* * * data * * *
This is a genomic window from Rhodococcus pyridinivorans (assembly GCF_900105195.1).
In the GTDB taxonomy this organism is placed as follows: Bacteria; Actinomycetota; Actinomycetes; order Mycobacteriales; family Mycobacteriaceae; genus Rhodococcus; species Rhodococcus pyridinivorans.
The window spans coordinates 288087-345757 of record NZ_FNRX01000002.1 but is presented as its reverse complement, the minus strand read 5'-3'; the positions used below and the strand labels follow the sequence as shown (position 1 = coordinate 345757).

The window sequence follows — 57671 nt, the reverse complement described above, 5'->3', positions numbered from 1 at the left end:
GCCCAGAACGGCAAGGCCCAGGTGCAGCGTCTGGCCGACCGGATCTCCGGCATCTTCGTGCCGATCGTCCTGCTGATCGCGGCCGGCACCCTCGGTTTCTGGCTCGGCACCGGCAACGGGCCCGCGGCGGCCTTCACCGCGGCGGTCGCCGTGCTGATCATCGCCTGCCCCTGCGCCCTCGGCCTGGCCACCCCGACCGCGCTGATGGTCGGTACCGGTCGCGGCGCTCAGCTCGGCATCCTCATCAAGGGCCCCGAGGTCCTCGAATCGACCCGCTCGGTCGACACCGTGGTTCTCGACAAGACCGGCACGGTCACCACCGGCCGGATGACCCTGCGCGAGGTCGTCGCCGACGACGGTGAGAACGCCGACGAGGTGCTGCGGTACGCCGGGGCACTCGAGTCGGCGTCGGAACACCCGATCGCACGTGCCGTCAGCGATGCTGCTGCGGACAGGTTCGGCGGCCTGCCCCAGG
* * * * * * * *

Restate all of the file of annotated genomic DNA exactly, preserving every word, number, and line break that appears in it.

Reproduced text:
This is a genomic window from Rhodococcus pyridinivorans (assembly GCF_900105195.1).
In the GTDB taxonomy this organism is placed as follows: Bacteria; Actinomycetota; Actinomycetes; order Mycobacteriales; family Mycobacteriaceae; genus Rhodococcus; species Rhodococcus pyridinivorans.
The window spans coordinates 288087-345757 of record NZ_FNRX01000002.1 but is presented as its reverse complement, the minus strand read 5'-3'; the positions used below and the strand labels follow the sequence as shown (position 1 = coordinate 345757).

The window sequence follows — 57671 nt, the reverse complement described above, 5'->3', positions numbered from 1 at the left end:
GCCCAGAACGGCAAGGCCCAGGTGCAGCGTCTGGCCGACCGGATCTCCGGCATCTTCGTGCCGATCGTCCTGCTGATCGCGGCCGGCACCCTCGGTTTCTGGCTCGGCACCGGCAACGGGCCCGCGGCGGCCTTCACCGCGGCGGTCGCCGTGCTGATCATCGCCTGCCCCTGCGCCCTCGGCCTGGCCACCCCGACCGCGCTGATGGTCGGTACCGGTCGCGGCGCTCAGCTCGGCATCCTCATCAAGGGCCCCGAGGTCCTCGAATCGACCCGCTCGGTCGACACCGTGGTTCTCGACAAGACCGGCACGGTCACCACCGGCCGGATGACCCTGCGCGAGGTCGTCGCCGACGACGGTGAGAACGCCGACGAGGTGCTGCGGTACGCCGGGGCACTCGAGTCGGCGTCGGAACACCCGATCGCACGTGCCGTCAGCGATGCTGCTGCGGACAGGTTCGGCGGCCTGCCCCAGG